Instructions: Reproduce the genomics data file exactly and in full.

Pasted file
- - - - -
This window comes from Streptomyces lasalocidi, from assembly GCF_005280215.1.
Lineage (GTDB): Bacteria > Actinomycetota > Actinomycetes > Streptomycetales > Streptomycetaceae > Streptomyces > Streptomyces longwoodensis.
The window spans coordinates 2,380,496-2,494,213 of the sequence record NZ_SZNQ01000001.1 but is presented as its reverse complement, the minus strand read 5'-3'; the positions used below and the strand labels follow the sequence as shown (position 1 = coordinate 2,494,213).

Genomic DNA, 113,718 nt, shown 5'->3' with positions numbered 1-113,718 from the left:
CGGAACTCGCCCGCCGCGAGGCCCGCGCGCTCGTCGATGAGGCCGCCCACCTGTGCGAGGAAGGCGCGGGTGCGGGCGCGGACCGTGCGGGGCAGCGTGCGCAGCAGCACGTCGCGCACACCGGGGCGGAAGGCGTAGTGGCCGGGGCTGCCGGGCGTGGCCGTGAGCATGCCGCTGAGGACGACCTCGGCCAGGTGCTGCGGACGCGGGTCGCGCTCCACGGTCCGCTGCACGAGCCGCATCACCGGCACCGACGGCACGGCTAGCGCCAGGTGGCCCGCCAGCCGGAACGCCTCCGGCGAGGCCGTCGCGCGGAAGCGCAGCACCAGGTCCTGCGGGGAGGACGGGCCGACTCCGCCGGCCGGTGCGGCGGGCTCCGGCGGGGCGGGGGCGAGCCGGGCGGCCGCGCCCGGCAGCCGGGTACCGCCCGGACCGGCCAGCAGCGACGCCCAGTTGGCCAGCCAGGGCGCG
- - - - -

This window comes from Streptomyces lasalocidi, from assembly GCF_005280215.1.
Lineage (GTDB): Bacteria > Actinomycetota > Actinomycetes > Streptomycetales > Streptomycetaceae > Streptomyces > Streptomyces longwoodensis.
The window spans coordinates 2,380,496-2,494,213 of the sequence record NZ_SZNQ01000001.1 but is presented as its reverse complement, the minus strand read 5'-3'; the positions used below and the strand labels follow the sequence as shown (position 1 = coordinate 2,494,213).

Genomic DNA, 113,718 nt, shown 5'->3' with positions numbered 1-113,718 from the left:
CGGAACTCGCCCGCCGCGAGGCCCGCGCGCTCGTCGATGAGGCCGCCCACCTGTGCGAGGAAGGCGCGGGTGCGGGCGCGGACCGTGCGGGGCAGCGTGCGCAGCAGCACGTCGCGCACACCGGGGCGGAAGGCGTAGTGGCCGGGGCTGCCGGGCGTGGCCGTGAGCATGCCGCTGAGGACGACCTCGGCCAGGTGCTGCGGACGCGGGTCGCGCTCCACGGTCCGCTGCACGAGCCGCATCACCGGCACCGACGGCACGGCTAGCGCCAGGTGGCCCGCCAGCCGGAACGCCTCCGGCGAGGCCGTCGCGCGGAAGCGCAGCACCAGGTCCTGCGGGGAGGACGGGCCGACTCCGCCGGCCGGTGCGGCGGGCTCCGGCGGGGCGGGGGCGAGCCGGGCGGCCGCGCCCGGCAGCCGGGTACCGCCCGGACCGGCCAGCAGCGACGCCCAGTTGGCCAGCCAGGGCGCG